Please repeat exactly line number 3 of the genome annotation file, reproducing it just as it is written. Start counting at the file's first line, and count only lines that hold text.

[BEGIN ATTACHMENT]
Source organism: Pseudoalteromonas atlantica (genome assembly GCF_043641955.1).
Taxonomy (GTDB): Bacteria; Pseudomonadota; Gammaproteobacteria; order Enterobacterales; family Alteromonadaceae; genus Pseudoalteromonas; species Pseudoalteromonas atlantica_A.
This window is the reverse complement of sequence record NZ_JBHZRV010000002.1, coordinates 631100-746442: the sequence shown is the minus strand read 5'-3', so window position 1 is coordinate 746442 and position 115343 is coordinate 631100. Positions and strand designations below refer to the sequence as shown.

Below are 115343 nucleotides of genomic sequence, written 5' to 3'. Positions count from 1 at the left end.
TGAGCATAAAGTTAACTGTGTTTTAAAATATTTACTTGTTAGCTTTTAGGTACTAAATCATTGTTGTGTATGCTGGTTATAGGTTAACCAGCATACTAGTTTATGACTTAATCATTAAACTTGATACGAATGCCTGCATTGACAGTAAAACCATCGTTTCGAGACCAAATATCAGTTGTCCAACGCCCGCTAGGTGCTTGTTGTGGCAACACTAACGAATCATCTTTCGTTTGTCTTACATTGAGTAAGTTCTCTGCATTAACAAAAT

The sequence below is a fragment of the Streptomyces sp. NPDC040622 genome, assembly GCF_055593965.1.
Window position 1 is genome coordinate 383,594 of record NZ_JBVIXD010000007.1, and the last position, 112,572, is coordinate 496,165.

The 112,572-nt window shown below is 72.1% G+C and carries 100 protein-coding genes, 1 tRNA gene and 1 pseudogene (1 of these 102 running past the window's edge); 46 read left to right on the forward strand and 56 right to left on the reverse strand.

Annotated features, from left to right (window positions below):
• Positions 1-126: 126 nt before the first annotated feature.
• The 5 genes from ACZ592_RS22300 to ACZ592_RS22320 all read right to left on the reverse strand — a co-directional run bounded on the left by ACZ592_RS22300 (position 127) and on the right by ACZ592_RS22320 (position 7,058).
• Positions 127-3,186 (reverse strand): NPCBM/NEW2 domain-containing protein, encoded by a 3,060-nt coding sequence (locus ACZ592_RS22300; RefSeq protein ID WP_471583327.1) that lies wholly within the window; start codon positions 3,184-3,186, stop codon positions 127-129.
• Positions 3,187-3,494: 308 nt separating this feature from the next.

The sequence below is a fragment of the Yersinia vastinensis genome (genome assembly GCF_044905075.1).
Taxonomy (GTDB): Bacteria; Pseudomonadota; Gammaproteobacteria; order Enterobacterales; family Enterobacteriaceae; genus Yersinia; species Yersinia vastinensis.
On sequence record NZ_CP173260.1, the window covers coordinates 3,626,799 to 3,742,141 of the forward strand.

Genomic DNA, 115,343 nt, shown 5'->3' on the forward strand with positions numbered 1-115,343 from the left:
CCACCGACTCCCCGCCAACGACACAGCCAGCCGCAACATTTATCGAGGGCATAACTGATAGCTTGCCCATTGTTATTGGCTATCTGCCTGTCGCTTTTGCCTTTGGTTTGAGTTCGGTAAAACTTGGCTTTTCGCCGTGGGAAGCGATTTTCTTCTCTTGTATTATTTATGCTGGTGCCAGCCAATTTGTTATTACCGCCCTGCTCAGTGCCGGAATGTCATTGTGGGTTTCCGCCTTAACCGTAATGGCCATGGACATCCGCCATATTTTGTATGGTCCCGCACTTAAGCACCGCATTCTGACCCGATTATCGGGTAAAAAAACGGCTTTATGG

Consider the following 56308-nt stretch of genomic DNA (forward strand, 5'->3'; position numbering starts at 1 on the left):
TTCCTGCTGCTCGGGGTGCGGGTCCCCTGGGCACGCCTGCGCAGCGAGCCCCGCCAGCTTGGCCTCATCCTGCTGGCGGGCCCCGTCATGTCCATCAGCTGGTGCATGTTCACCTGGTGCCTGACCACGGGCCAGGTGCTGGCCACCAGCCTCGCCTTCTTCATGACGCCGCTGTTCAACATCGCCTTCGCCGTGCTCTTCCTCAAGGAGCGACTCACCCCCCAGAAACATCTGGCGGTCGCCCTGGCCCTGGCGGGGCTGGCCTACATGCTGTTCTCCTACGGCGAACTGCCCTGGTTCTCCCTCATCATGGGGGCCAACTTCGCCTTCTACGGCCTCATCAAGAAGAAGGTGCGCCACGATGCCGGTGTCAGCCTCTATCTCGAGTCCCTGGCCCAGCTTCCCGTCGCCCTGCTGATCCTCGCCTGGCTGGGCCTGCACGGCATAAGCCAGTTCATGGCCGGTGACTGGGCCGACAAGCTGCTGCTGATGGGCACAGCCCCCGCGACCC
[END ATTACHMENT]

This window is the reverse complement of sequence record NZ_JBHZRV010000002.1, coordinates 631100-746442: the sequence shown is the minus strand read 5'-3', so window position 1 is coordinate 746442 and position 115343 is coordinate 631100. Positions and strand designations below refer to the sequence as shown.